NSF Fee: Overview, Examples & 5 Tips to Avoid them

NSF Fee
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When you make a payment with insufficient funds in your checking account, one of two things happens: your bank will either cover the payment or will not.
Both scenarios are undesirable, as they would result in payments. However, the second scenario is referred to as “bouncing” a bill, and it can result in additional third-party charges as well as your bank’s nonsufficient funds (NSF) fee.

According to the Center for Responsible Lending’s analysis of FDIC results, NSF fees cost Americans billions of dollars per year. You can, however, stop them if you know how.

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What does a fee for Nonsufficient Funds (NSF) entail?

When you bounce a deposit/payment, the financial institution charges you a nonsufficient funds, or NSF, fee. If you want to deposit or cash a check and the issuer doesn’t have enough money in their account to cover it, you could be charged an NSF fee. There are a few other scenarios in which you could be charged an NSF fee, which we’ll discuss later.

Bounced payments and NSF fees can be costly in a variety of ways.

Basically, if your payment isn’t processed, the payee (the individual or company that was supposed to be paid) will charge you a returned-check fee in addition to the NSF fee your bank charges you. If you don’t remedy the situation, you may face late payments or service cancellations, and your account may be handed over to a collection agency.

Furthermore, missing a payment on an account that is recorded to the credit bureaus will harm your credit.Howe

However, overdraft fees are not the same as NSF fees, which we’ll go over in more depth later.

Yes, indeed. If there are insufficient funds to cover a transaction, banks and credit unions can charge a fee. These fees are set by each financial institution. Although the federal government does not regulate fee rates, states normally regulate the maximum amount that financial institutions can charge.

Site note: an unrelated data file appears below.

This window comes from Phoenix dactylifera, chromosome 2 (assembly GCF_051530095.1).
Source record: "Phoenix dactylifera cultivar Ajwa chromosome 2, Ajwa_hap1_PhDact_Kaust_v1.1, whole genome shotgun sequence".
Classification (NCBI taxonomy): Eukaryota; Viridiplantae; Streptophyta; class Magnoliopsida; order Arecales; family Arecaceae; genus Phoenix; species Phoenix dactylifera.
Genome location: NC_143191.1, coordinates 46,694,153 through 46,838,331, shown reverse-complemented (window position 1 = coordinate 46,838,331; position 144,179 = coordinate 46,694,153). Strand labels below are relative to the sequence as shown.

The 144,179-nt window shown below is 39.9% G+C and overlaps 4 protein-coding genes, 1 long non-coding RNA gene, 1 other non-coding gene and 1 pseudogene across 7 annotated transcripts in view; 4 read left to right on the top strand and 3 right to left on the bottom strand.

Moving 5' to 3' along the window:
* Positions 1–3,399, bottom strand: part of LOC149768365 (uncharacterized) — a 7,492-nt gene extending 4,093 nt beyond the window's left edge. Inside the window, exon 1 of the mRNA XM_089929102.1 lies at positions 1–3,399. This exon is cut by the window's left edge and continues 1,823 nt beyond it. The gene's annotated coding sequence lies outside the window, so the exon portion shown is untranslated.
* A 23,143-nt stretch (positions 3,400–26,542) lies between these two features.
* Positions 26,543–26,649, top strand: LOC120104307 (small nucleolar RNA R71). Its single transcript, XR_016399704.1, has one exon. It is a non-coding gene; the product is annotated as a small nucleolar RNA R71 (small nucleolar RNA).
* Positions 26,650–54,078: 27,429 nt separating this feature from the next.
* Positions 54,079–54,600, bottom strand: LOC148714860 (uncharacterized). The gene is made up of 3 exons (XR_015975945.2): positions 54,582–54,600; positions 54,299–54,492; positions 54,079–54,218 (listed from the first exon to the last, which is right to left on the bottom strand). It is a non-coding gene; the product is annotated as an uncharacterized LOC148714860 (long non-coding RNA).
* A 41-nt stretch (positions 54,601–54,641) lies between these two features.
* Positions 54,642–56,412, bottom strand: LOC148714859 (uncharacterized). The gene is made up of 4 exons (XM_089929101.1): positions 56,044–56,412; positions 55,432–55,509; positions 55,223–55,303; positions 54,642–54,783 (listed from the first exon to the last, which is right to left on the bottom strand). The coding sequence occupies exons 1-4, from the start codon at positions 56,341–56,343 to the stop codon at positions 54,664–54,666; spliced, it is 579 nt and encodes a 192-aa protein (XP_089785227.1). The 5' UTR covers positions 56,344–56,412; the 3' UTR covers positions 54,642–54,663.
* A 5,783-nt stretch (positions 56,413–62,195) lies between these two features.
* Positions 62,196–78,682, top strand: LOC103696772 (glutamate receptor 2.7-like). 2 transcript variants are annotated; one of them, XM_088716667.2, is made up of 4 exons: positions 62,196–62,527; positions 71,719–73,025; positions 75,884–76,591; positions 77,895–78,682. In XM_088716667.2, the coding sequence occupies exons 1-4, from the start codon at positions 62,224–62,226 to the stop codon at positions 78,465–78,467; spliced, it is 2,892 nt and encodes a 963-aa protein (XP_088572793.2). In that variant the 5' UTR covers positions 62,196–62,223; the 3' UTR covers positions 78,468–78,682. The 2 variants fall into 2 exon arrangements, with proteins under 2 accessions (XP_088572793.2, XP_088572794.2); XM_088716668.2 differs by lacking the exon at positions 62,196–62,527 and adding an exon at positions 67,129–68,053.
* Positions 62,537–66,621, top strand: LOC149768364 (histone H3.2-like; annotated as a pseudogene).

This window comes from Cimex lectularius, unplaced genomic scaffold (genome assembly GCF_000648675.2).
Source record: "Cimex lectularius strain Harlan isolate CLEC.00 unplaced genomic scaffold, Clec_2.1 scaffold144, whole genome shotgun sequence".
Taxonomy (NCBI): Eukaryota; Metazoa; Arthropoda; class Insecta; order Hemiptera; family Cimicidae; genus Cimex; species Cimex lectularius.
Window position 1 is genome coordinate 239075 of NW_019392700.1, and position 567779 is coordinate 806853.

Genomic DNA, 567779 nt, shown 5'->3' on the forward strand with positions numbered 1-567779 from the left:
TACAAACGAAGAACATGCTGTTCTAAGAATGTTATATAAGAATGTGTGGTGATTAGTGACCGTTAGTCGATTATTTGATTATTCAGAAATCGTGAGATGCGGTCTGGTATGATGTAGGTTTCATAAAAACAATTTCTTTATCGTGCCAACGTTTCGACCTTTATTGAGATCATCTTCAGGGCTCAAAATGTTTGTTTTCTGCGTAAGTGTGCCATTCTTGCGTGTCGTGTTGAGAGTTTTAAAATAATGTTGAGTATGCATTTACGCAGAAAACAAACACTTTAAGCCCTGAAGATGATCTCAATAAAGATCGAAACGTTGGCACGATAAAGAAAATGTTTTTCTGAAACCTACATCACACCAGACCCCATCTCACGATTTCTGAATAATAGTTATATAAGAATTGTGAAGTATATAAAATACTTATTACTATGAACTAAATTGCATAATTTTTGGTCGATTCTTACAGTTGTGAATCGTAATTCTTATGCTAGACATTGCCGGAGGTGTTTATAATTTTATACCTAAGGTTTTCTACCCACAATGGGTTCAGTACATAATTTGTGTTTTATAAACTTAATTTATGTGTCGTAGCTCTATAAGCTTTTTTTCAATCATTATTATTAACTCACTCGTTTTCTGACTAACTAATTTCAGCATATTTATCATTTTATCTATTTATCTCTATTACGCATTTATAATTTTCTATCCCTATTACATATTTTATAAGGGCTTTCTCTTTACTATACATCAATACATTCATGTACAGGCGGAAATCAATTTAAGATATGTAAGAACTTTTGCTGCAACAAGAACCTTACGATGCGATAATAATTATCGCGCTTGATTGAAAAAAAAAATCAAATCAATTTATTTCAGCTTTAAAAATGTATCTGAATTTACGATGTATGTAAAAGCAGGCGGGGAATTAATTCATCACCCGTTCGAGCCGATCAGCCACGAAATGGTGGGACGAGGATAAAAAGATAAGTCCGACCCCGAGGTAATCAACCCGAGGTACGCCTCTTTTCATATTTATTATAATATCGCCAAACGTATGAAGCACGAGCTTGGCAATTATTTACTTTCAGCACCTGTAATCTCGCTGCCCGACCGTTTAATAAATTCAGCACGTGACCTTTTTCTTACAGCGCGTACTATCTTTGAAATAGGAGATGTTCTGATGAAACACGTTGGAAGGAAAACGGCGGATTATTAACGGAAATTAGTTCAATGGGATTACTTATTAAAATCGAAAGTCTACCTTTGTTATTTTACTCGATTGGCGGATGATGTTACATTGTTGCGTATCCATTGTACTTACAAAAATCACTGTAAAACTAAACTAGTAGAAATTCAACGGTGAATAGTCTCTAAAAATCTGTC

For the most part, when you open an account, the Truth in Savings Act allows all banks and credit unions to provide you with a fee schedule that outlines and explains all fees. It’s crucial that you read it and your account agreement carefully so that you’re aware of any possible charges.

Is it possible to get a refund for NSF fees?

NSF fees are not required to be waived or refunded by banks. However, it’s worth asking if your bank will refund an NSF fee; the bank can be willing to work with you. Some institutions also have fee-waiver services in place if you meet certain criteria.

How much do NSF fees cost?

According to the FDIC, the average fee for overdrawing an account in the United States is about $30. However, depending on your bank and its policies, fees will vary from $10 to nearly $40.

However, since financial institutions aren’t needed to alert you when a check bounces due to a lack of funds, NSF fees may quickly add up. You may incur several penalties as a result of a single miscalculation of your checking account balance.  Oftentimes, you may not be aware of until these you receive your statement.

Here’s an example of how NSF fees can mount up.

You believe you have $300 in your checking account, but you aren’t positive. But, because you’re expecting a deposit soon, you go ahead and write some checks: $10, $65, $185, and $350, in that order. What could possibly go wrong?

  1. Mistake 1: You’ve already placed your account at risk of being overdrawn by miscalculating the balance available in your account. In the future, you can prevent this by always checking the available balance on your account or through your online account before making payments.
  2. Mistake 2: You wrote checks for more than you thought you had in your account. Writing checks for more than you have in your account is never a good idea — and let’s hope the deposit you were expecting was just marginally delayed in this case (even the most dependable deposits can hit later than expected sometimes).